Cardiac magnetic resonance studies have led to a greater understanding of the pathophysiology of ischemic heart disease. Manual segmentation of myocardial borders, a major task in the data analysis of these studies, is a tedious and time consuming process subject to observer bias. Automated segmentation reduces the time needed to process studies and removes observer bias. We propose an automated segmentation algorithm that uses an active surface to capture the endo- and epicardial borders of the left ventricle in a mouse heart. The surface is initialized as an ellipsoid corresponding to the maximal gradient inverse of variation (GICOV) value. The GICOV is the mean divided by the normalized standard deviation of the image intensity gradient in the outward normal direction along the surface. The GICOV is maximal when the surface lies along strong, constant gradients. The surface is then evolved until it maximizes the GICOV value subject to shape constraints. The problem is formulated in a Bayesian framework and is implemented using a Markov Chain Monte Carlo technique.
A standard approach to extending gray-scale filters to color is the use of gray-scale filters on each of the red, green, and blue bands separately. This RGB component method, when applied to connected filters, causes the introduction of new colors into the image, which could lead to incorrect classification or analysis. We develop a method of applying connected filters to color images using rotation in the hue band of the hue-saturation-value (HSV) color space. The rotation shifts the discontinuity in hue such that the distance to the nearest k-means cluster mean is maximized and the histogram value is simultaneously minimized. When applied to the sample image set, the error from the RGB component approach is of the order of 10 times greater than that of our hue rotation approach. Additionally, our approach yields qualitatively improved images, with fewer new colors introduced than the RGB component method.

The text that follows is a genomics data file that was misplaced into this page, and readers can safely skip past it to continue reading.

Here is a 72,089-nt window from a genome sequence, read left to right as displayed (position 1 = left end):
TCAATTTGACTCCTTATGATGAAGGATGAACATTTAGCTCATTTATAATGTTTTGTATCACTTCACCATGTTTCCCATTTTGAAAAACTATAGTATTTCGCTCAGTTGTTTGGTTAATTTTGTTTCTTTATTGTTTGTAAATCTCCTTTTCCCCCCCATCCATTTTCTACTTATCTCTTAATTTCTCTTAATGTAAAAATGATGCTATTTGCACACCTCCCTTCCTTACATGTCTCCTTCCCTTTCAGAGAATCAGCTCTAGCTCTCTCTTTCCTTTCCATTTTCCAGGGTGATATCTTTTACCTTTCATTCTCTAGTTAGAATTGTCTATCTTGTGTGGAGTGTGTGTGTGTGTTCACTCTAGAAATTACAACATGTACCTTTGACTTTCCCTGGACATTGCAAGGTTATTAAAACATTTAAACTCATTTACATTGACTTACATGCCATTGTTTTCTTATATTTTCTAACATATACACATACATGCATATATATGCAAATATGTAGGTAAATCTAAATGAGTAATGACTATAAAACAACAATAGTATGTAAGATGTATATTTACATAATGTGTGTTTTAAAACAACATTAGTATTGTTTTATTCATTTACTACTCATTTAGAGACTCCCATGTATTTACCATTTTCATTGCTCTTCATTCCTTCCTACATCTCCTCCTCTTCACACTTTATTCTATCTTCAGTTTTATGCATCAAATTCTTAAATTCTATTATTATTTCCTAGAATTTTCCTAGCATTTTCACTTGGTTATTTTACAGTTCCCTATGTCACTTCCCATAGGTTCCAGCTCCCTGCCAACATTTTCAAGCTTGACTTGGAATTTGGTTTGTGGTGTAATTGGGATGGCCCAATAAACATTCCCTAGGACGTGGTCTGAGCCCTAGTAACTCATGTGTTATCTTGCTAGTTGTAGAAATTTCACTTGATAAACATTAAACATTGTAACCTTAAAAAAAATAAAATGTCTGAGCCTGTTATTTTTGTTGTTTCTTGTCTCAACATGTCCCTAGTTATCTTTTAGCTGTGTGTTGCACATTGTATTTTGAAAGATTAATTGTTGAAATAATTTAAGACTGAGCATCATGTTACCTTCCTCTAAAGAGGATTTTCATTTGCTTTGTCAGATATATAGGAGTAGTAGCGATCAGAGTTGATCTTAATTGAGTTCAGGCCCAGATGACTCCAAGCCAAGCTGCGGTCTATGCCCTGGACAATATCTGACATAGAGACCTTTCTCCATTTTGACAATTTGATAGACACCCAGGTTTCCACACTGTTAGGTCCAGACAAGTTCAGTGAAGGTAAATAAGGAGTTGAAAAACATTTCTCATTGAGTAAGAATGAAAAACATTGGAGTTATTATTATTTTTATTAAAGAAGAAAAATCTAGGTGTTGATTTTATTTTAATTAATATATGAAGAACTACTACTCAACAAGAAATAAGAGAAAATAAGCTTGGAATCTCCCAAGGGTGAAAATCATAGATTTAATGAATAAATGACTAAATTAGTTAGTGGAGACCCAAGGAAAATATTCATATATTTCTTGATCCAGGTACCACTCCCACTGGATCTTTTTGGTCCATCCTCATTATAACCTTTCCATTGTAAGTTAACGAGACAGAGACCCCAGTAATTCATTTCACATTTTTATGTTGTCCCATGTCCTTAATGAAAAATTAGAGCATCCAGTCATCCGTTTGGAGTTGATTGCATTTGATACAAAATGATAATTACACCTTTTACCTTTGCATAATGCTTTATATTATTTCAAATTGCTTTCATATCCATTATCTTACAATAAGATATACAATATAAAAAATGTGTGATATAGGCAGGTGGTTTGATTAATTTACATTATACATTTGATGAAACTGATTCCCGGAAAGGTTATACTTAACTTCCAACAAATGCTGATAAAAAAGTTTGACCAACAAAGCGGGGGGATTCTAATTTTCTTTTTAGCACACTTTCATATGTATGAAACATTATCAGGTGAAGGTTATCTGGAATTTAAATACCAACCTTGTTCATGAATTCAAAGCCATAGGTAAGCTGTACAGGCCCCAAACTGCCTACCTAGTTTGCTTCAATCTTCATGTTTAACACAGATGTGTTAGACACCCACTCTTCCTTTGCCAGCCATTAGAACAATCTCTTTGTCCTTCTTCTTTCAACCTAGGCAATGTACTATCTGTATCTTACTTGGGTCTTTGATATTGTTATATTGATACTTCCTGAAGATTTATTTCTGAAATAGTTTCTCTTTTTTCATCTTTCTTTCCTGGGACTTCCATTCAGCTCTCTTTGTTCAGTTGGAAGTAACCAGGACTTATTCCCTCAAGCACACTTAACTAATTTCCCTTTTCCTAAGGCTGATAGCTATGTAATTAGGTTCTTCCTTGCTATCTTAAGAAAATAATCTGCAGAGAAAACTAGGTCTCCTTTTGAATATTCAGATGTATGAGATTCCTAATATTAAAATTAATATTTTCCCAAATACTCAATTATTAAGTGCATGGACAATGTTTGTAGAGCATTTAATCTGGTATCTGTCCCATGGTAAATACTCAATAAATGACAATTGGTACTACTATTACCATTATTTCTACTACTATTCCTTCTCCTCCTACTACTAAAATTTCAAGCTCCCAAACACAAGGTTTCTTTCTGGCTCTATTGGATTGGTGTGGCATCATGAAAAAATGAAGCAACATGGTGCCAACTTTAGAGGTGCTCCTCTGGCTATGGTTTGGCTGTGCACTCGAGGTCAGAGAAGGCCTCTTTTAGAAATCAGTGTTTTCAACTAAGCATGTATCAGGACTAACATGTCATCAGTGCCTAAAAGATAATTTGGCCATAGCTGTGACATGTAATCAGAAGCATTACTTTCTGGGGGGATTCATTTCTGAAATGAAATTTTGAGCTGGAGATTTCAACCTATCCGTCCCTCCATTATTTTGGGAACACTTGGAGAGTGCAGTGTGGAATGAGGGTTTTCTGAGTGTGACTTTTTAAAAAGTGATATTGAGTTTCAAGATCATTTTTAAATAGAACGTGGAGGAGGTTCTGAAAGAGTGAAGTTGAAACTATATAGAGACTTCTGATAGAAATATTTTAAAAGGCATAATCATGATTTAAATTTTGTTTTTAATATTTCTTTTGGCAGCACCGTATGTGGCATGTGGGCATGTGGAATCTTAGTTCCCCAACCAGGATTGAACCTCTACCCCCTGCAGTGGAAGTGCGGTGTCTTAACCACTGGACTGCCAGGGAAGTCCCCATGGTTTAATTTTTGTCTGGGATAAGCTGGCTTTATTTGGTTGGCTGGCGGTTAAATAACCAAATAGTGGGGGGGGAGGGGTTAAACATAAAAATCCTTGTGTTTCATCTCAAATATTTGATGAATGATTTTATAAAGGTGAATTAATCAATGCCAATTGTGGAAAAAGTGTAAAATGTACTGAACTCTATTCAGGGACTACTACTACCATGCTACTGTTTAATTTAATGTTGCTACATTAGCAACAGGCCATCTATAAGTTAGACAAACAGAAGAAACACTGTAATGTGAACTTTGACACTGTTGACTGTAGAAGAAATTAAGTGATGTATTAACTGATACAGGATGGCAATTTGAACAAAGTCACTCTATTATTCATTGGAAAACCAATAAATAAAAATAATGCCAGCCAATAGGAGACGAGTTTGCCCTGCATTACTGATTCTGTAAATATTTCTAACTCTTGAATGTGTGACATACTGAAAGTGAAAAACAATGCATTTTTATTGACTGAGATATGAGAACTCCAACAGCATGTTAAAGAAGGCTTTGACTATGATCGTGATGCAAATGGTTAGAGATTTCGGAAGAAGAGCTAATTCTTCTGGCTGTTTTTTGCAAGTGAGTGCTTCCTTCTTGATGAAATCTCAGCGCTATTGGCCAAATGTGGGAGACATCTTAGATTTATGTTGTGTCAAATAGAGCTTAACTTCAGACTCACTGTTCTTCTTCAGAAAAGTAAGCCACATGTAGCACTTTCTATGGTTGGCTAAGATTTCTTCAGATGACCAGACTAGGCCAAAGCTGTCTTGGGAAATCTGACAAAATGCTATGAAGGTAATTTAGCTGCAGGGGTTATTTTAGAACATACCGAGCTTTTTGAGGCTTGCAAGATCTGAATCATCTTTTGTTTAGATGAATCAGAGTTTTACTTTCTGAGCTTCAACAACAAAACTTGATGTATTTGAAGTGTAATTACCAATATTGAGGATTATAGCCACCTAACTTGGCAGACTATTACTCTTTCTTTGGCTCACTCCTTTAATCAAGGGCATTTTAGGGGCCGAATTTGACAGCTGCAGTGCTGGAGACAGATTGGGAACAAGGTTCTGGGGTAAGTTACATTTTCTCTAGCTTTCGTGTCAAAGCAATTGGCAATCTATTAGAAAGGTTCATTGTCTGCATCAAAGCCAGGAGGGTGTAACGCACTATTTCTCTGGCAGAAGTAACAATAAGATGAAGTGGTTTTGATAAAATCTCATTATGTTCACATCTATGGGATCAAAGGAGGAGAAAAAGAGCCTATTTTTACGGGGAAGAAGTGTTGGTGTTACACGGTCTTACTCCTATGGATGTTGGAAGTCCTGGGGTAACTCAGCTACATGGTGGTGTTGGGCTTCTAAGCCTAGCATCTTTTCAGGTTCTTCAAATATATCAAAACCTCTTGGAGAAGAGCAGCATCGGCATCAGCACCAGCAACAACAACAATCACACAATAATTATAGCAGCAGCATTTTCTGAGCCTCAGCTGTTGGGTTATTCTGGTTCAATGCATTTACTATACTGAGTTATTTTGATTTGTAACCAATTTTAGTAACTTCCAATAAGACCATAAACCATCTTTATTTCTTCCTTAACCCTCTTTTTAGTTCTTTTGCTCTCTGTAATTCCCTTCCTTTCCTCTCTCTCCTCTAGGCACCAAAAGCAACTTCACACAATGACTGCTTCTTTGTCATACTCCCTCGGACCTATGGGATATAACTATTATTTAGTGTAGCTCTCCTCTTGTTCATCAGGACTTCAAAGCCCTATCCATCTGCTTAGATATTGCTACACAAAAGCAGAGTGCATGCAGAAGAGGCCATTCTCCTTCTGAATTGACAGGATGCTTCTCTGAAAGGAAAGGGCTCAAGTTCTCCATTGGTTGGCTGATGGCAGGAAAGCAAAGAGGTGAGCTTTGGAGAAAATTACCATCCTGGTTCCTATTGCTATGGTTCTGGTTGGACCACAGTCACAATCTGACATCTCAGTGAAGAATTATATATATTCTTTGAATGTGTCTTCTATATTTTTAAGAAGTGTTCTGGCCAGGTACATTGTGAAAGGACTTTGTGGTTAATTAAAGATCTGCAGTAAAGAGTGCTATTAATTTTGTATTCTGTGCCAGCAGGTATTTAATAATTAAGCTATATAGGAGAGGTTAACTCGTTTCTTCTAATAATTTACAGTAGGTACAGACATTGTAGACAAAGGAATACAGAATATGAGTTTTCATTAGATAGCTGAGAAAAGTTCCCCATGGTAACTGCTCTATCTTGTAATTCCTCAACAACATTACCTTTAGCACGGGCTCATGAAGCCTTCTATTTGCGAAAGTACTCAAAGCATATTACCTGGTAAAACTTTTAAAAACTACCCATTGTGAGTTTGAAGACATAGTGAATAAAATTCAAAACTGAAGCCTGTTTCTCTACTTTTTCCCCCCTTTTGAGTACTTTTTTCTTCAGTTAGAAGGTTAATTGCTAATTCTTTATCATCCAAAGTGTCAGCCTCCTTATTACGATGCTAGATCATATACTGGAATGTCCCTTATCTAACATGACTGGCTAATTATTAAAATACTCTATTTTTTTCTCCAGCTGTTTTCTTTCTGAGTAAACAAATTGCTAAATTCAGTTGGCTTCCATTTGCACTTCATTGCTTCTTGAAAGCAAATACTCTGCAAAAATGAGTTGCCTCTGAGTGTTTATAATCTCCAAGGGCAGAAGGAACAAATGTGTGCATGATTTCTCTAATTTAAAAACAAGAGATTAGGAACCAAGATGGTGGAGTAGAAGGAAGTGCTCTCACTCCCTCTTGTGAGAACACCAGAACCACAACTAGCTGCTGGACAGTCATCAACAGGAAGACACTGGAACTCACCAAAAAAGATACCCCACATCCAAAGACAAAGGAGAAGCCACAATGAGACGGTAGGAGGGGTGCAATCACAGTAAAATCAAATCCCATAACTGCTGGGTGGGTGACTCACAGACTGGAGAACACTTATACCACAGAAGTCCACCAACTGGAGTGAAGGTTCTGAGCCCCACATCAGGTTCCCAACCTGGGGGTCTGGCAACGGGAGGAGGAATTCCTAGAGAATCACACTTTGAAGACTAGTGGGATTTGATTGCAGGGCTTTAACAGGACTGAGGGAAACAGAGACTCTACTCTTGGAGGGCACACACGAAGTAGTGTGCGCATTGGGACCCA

We propose a method that uses projection models in conjunction with a sequential Monte Carlo approach to track rigid targets. We specifically address the problems associated with tracking objects in scenarios characterized by cluttered images and high variability in target scale. The projection model snake is introduced in order to track a target boundary over a variety of scales by geometrically transforming the boundary to account for three-dimensional relative motion between the target and camera. The complete solution is a potent synergism of the projection model snake and a sequential Monte Carlo method. The projection model Monte Carlo method randomly generates the parameters of target motion and pose from empirically derived distributions. The resultant "particles" are then weighted according to a likelihood determined by the integration of the mean gradient magnitude around the target contour, yielding the expected target path and pose. We demonstrate the effectiveness of this approach for tracking dynamic targets in sequences with noise, clutter, occlusion, and scale variability.